What are
Tracey Moffatt Something More # 1, 1989
series of 9 images Cibachrome
The Analytical Frameworks are
structures that allow students to
interpret the meanings and
messages of artworks from
various points of view
When the Analytical Frameworks are
applied collectively, students learn to
appreciate how an artwork may contain a
number of different aspects and layers of
Throughout Units 1 – 4, students develop
an understanding of the Analytical
Frameworks through the research of
historical and contemporary artists from a
variety of cultures
There are 4 Analytical Frameworks
Formal Framework
Personal Framework
Cultural Framework
Contemporary Framework
In Units 1 and 2 Art, students will study the
Personal, Formal and Cultural Frameworks
In Units 3 and 4, the Contemporary
Framework is added
The Personal Framework is used to
interpret how an artist’s experiences,
feelings, thinking and/or personal
philosophy can be reflected in an artwork
It can also be used to gain awareness of the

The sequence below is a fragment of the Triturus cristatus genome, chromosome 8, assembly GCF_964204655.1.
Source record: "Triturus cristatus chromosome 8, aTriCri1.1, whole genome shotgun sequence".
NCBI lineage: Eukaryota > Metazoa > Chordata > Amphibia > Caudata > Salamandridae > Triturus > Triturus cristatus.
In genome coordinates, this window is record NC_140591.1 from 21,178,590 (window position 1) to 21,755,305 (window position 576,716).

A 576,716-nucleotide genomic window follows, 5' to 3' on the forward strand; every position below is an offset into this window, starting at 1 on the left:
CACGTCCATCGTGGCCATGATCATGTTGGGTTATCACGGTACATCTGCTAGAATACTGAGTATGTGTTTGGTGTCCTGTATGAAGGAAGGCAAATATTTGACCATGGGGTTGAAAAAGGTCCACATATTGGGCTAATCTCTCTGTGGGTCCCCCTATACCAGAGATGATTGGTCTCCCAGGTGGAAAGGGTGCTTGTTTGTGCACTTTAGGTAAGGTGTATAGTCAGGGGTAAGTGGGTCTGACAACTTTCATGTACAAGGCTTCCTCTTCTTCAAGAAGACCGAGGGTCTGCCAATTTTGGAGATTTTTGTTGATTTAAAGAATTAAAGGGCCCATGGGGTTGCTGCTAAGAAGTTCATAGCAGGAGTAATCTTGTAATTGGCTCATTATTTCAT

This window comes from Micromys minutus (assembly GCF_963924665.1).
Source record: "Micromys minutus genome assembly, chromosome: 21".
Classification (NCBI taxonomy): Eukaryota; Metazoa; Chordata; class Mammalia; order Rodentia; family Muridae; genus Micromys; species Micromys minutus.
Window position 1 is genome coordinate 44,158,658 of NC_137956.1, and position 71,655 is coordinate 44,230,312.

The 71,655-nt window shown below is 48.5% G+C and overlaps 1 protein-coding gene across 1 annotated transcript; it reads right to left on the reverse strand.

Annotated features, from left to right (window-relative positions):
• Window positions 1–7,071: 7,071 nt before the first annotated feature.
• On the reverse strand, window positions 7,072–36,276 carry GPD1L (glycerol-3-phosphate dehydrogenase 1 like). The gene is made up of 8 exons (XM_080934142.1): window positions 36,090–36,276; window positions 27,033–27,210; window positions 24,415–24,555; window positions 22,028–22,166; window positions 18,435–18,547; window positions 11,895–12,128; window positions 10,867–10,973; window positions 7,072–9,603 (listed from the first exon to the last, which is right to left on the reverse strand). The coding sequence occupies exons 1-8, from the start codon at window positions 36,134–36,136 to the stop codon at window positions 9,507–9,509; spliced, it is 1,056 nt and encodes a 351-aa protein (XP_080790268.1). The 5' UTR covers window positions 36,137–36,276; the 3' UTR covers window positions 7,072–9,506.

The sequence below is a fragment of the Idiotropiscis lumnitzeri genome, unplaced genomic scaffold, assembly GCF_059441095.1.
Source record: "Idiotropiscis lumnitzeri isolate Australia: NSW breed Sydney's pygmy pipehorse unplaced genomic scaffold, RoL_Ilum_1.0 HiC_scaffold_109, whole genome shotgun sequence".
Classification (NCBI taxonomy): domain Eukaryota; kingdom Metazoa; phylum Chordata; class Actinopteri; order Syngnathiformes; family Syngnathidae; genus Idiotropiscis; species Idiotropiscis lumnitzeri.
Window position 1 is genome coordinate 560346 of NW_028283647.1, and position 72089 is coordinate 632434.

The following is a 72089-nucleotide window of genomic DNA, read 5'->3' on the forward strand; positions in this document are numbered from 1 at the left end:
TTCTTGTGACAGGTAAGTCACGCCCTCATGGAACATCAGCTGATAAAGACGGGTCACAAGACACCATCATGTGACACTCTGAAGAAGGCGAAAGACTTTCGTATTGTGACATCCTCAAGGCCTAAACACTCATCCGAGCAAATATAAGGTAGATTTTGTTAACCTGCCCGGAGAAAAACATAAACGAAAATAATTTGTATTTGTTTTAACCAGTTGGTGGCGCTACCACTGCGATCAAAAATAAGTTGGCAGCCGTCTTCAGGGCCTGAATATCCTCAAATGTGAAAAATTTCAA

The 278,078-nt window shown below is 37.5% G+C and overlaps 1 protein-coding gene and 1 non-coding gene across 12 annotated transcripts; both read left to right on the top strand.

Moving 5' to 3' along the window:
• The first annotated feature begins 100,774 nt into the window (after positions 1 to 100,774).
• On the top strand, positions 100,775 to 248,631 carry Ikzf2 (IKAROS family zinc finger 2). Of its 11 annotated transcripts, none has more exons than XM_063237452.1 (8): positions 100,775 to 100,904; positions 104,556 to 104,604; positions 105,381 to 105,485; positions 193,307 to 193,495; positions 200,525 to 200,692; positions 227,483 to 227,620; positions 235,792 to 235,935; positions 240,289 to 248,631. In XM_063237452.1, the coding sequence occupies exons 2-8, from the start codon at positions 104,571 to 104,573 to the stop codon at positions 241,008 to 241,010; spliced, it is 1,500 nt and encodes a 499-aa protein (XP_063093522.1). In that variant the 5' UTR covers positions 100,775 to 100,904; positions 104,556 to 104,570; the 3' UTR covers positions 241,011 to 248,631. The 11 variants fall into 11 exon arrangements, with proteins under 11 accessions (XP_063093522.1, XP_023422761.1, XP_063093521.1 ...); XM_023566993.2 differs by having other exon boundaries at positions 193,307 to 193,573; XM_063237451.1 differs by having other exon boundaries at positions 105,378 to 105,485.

effect of a viewers personal background
and experience on their own interpretation
of an artwork
Consider the following:
What relationship does the artwork have to
the artist’s life and experiences?
What visual evidence supports this?
Has the artist used a specific process or
practice in creating the artwork that may
reflect a personal philosophy or ideas?
Pain and Guilt 2011
Street Art
Darren Sylvester
What Happens Will Happen #1, 2010
lightjet print 90x120cm
How is the artwork linked to people, places
or experiences of personal significance to
the artist such as:
• Personal feelings
• Way of thinking
• Aspirations,
• Beliefs,
• Memories,
• Dreams etc.
How does the experience and background
of the viewer affect the interpretation of an
What are the symbols or metaphors
explored or used in the artwork?
Salvador Dali
The Persistence of Memory 1931
Oil on Canvas
MOMA, New York, USA
The Formal Framework involves assessing the
use of the Elements and Principles of Art
Also to be considered is the distinctive artistic
style and materials and techniques used by
the artist. Students are required to think